# Effect of velocity upon kinetic friction

This question has been asked before...

...but there's a very specific part I'm struggling with, and it's not addressed in that post.

Part of what causes friction is the breaking of microscopic ridges in the materials sliding on each other, protrusions that catch and need to be dislodged.

Let's say it takes a certain amount of force to break each of these ridges.

If the two surfaces are moving faster relative to each other, they would need to dislodge more of these protrusions in the same amount of time. It seems to me, then, that kinetic friction (at least between rough surfaces) should be velocity dependent. However, the standard explanations say it isn't.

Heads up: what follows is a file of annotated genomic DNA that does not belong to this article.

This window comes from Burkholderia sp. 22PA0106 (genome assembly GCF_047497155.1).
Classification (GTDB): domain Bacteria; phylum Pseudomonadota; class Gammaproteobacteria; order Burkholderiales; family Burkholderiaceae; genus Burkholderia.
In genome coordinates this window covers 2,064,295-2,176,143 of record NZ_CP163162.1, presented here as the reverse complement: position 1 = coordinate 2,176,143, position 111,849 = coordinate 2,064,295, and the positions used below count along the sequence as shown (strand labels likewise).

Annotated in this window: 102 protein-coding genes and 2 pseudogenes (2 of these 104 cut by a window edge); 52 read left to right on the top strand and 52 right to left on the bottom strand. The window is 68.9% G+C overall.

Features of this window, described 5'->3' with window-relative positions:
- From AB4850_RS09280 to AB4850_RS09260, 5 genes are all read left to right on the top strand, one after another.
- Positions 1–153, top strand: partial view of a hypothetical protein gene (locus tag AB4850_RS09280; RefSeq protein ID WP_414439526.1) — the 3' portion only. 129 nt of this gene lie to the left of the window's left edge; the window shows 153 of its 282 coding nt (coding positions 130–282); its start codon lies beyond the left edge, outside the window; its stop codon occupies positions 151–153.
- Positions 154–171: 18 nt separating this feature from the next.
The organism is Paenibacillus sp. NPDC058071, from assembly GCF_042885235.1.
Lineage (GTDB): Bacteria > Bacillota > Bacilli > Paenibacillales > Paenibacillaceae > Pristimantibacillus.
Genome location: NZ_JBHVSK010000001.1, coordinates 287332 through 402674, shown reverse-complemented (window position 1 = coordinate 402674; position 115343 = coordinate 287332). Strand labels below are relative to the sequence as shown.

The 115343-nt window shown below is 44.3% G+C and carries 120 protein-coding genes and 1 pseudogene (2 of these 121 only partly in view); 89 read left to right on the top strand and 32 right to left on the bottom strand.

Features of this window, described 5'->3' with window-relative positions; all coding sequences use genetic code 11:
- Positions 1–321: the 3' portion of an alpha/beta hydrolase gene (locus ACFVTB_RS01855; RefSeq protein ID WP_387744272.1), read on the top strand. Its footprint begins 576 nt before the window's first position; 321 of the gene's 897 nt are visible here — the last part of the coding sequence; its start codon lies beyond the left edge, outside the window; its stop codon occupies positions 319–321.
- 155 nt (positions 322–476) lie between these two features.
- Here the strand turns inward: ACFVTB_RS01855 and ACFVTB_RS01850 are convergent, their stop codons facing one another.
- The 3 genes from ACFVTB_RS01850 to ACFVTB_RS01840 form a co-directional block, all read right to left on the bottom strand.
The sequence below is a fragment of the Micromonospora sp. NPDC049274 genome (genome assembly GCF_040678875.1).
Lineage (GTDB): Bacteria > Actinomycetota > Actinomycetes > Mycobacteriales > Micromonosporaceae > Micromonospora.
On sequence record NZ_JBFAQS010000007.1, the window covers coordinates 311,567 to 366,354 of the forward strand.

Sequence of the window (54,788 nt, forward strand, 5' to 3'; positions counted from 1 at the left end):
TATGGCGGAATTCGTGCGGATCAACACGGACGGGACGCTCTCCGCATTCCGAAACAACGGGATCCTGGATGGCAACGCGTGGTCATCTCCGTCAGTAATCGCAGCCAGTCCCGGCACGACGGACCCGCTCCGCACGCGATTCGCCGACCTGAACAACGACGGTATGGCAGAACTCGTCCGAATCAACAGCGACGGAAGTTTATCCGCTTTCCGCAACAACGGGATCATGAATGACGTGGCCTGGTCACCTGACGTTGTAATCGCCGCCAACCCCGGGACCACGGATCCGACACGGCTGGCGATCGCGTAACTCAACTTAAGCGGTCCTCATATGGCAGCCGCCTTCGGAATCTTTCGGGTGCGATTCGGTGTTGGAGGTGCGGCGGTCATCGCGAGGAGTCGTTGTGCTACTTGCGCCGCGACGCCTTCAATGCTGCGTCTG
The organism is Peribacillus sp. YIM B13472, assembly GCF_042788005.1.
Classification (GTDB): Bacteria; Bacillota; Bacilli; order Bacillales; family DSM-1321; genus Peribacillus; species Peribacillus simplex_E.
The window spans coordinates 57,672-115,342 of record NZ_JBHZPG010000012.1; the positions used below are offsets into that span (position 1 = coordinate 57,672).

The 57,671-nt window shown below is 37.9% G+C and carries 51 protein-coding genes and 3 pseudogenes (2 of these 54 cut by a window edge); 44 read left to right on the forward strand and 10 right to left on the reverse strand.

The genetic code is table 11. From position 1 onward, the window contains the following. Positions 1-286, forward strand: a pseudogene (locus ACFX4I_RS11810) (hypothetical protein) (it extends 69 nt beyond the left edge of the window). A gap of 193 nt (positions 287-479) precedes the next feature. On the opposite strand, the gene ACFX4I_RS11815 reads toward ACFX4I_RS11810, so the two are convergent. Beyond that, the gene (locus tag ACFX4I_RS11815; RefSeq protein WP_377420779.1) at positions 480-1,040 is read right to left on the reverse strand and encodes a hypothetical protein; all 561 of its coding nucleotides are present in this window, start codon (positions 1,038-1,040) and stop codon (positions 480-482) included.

Why?

Thank you!

• The original reason I asked this question was because a problem in my physics book (Halliday Resnick Kline) asked us to find the acceleration of a slipping wheel, and the supposed realization was that it doesn't matter what the wheel's current angular velocity is if it's slipping, all that matters is the normal force and the coefficient of kinetic friction. Dec 28, 2018 at 20:49